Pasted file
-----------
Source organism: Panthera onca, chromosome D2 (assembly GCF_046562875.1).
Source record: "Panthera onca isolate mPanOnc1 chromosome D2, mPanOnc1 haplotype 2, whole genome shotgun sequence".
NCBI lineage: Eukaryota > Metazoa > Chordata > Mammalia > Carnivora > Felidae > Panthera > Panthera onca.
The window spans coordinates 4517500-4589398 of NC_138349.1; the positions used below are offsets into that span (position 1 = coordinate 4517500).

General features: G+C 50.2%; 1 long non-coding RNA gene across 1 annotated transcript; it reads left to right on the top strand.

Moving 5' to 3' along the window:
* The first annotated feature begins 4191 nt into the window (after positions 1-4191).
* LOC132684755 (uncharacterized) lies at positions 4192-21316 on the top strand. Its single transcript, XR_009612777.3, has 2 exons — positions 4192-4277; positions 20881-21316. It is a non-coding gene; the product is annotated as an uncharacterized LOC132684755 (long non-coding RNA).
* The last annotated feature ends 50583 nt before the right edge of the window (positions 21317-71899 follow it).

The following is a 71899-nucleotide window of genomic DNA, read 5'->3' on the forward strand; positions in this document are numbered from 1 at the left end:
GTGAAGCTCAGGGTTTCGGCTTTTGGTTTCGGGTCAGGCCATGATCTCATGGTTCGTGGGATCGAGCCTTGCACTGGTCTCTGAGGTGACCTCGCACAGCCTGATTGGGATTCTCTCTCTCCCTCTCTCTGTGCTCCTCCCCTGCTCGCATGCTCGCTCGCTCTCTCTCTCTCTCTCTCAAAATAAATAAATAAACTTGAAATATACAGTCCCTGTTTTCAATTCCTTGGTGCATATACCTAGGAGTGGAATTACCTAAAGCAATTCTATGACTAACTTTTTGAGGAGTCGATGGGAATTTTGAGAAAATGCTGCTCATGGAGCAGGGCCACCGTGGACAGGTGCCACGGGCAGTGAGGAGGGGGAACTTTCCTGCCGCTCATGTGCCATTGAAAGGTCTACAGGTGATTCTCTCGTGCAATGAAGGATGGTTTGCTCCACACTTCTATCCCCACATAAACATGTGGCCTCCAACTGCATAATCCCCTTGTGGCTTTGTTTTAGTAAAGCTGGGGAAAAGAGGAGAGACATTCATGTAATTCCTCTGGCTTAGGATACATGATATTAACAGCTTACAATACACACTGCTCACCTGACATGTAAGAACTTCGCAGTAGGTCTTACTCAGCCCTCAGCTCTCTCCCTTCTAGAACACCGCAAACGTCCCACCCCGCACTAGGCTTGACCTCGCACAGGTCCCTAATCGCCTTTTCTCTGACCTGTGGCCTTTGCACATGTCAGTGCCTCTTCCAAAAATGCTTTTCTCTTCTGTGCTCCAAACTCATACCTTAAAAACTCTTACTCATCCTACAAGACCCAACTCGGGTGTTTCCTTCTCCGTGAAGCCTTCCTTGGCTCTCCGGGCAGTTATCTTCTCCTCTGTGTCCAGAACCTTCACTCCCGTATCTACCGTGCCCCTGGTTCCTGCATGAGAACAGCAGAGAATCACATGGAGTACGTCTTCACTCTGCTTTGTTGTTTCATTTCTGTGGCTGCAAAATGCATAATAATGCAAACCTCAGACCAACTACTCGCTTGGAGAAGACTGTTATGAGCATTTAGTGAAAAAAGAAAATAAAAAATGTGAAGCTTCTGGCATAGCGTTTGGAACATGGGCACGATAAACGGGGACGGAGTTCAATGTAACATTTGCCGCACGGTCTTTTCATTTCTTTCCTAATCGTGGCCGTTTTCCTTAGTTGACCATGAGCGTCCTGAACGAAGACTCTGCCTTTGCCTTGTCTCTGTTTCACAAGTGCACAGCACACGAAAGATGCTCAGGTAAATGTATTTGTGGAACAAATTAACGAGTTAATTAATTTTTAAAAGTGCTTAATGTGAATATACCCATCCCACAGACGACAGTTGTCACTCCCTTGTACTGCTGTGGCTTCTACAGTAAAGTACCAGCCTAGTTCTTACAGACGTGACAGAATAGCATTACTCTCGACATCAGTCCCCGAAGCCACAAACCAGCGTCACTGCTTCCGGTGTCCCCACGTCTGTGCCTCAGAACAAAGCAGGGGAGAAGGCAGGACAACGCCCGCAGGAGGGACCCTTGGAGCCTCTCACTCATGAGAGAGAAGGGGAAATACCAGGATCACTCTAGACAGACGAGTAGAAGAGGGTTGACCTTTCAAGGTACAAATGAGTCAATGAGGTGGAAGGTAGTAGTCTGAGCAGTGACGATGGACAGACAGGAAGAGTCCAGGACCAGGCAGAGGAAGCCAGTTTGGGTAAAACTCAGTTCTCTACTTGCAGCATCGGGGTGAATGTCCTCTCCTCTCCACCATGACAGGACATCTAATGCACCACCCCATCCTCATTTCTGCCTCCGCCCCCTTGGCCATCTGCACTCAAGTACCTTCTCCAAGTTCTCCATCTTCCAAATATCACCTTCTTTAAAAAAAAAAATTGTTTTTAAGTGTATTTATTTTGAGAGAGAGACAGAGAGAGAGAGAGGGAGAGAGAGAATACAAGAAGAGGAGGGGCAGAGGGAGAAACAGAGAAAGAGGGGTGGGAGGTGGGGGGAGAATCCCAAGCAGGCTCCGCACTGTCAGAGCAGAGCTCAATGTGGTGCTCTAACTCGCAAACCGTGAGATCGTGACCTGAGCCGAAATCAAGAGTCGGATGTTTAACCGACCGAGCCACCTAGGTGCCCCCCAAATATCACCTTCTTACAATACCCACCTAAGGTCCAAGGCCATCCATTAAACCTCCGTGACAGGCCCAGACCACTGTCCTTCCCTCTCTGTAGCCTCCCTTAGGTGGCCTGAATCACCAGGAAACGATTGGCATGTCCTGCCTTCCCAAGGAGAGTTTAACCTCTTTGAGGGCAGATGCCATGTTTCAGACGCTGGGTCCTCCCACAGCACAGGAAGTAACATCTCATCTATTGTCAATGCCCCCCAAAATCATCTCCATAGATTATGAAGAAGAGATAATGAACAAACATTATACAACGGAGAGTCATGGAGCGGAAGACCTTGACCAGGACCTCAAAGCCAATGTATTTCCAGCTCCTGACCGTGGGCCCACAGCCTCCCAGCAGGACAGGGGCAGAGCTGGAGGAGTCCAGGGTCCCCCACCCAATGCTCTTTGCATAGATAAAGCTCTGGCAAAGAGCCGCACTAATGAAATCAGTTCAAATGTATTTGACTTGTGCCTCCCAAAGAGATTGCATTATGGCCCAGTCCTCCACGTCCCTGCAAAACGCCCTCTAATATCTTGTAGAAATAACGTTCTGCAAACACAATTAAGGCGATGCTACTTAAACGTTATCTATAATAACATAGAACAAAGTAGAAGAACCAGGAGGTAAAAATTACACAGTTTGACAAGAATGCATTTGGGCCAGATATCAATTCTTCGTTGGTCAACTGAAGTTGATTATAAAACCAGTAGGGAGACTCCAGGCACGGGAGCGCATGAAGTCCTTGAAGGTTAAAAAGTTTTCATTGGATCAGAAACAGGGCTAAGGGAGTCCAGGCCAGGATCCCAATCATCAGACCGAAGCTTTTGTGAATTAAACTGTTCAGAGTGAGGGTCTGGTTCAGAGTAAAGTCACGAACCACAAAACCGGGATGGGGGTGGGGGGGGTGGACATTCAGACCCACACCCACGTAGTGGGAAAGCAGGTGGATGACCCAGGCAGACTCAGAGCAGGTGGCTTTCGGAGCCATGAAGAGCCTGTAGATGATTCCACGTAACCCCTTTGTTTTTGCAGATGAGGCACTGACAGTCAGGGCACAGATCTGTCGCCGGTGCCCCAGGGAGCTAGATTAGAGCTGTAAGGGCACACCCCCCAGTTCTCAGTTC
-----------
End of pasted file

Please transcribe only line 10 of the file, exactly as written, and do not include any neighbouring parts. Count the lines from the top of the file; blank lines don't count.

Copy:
The following is a 71899-nucleotide window of genomic DNA, read 5'->3' on the forward strand; positions in this document are numbered from 1 at the left end: